Format

Send to:

Choose Destination
See comment in PubMed Commons below
J Am Geriatr Soc. 1994 Jun;42(6):586-92.

Safety assessment for the frail elderly: a comparison of restrained and unrestrained nursing home residents.

Author information

  • 1Borun Center for Gerontological Research, UCLA School of Medicine.

Abstract

OBJECTIVE:

To facilitate clinicians' judgement concerning physical restraint decisions by identifying potentially reversible injury risk factors that differentiate representative samples of restrained and unrestrained nursing home residents.

DESIGN:

Comparison of restrained and unrestrained nursing home residents on a safety assessment for the frail elderly (SAFE) protocol.

SETTING:

Long-term care facilities in the Greater Los Angeles Area.

PARTICIPANTS:

One hundred eight physically restrained and 111 unrestrained nursing home residents.

INTERVENTION:

None.

MAIN OUTCOME MEASURES:

(1) Internal, Interrater, and test/retest reliability of the overall SAFE protocol and of the four major factors measured by SAFE; (2) The relationship of SAFE scores to expert judgment of resident injury risk; (3) Differences between large samples of restrained and unrestrained residents on specific SAFE score factors.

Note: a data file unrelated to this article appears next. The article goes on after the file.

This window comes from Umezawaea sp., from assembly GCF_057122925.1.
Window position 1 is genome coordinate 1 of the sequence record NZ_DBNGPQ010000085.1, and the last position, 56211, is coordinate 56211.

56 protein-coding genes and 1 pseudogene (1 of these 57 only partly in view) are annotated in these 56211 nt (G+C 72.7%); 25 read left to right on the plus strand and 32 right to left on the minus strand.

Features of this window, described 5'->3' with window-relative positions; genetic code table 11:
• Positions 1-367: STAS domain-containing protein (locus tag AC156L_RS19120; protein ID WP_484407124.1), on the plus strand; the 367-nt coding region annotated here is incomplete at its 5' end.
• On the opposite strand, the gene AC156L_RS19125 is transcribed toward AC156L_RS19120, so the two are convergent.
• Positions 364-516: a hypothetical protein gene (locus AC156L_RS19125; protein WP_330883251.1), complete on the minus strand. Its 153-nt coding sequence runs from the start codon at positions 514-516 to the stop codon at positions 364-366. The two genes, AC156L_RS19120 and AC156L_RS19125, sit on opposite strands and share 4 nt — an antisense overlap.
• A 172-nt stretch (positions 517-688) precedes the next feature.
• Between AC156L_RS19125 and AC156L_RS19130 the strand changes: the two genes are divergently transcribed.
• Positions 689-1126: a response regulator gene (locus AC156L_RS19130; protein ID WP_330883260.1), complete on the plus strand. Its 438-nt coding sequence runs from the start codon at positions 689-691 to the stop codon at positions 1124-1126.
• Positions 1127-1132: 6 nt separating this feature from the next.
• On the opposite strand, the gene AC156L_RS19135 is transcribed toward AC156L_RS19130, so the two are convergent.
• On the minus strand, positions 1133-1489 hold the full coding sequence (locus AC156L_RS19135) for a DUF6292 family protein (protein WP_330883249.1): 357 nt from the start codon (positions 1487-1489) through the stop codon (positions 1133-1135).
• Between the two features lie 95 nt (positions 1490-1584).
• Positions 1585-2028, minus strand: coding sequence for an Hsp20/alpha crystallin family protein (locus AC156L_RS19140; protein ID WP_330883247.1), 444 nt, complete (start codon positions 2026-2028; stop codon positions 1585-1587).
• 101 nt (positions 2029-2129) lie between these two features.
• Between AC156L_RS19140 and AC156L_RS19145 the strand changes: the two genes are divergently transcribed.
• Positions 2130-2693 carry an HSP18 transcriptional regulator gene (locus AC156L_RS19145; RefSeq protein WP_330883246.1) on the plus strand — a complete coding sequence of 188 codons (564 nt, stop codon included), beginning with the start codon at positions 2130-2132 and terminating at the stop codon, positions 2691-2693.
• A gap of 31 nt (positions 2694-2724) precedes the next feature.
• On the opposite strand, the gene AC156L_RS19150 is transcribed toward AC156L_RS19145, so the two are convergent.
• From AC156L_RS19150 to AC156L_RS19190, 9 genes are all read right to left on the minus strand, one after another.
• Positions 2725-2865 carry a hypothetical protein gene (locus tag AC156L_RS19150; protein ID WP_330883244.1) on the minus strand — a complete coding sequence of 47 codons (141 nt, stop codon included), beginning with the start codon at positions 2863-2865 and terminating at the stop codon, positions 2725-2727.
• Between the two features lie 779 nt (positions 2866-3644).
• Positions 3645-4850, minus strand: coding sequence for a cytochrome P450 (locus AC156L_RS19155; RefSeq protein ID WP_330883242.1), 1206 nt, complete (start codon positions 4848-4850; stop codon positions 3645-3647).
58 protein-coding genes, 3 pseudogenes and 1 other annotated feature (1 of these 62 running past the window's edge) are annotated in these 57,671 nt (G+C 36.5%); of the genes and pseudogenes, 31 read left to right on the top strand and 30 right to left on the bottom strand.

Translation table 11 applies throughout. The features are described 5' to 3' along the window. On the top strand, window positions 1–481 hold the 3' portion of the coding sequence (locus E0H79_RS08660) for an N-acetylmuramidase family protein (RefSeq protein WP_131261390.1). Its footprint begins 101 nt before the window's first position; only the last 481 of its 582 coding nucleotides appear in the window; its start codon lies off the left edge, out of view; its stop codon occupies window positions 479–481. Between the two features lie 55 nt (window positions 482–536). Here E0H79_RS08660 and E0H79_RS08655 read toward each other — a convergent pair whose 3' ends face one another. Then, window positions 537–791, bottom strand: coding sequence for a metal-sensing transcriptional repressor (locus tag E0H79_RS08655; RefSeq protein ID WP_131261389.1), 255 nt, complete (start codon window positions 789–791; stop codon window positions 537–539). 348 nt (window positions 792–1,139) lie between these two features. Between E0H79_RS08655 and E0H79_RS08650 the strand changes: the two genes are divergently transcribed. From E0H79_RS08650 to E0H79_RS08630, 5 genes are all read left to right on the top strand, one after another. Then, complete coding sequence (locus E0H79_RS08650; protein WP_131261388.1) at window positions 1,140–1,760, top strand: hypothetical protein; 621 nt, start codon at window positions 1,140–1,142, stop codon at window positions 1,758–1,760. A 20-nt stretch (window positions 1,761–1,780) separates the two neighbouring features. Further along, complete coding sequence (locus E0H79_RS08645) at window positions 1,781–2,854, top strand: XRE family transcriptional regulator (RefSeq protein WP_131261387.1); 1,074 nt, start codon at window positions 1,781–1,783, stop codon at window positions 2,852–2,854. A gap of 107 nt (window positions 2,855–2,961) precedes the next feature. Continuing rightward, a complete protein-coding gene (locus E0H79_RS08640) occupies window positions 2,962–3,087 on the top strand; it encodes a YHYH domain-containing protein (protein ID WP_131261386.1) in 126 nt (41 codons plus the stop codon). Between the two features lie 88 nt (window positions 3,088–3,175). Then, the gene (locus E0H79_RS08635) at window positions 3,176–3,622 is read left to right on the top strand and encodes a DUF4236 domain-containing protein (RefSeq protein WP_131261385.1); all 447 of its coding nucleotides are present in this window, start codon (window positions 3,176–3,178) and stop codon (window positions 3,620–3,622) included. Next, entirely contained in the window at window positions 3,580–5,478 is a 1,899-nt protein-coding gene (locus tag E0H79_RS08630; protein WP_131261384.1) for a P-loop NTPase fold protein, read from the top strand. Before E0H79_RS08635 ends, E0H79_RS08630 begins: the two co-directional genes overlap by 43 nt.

RESULTS:

Two walking, one transition, and one judgment factor are reliably measured by the SAFE protocol. SAFE scores were significantly correlated with expert judgment of risk for injury and showed large differences between restrained and unrestrained residents, even after differences in ambulation ability between the two groups were accounted for.

CONCLUSION:

The SAFE is a reliable protocol that measures behavioral factors related to falls and risk for injury among nursing home residents with a broad range of cognitive impairment. Factors that significantly differentiate restrained and unrestrained groups should be targeted for rehabilitation and remediation in physical restraint reduction efforts. Removing or changing restraints for the large sample (50%) of restrained residents who were not ambulatory will not significantly increase their mobility, since the majority of this group could not independently propel their wheelchairs. Increased mobility for the large group of both restrained and unrestrained residents will likely be realized only if restraint reduction programs are combined with interventions to improve both mobility and the specific behavioral performance factors measured by SAFE.

PMID:
8201142
[PubMed - indexed for MEDLINE]
PubMed Commons home

PubMed Commons

0 comments
How to join PubMed Commons

    Supplemental Content

    Loading ...
    Write to the Help Desk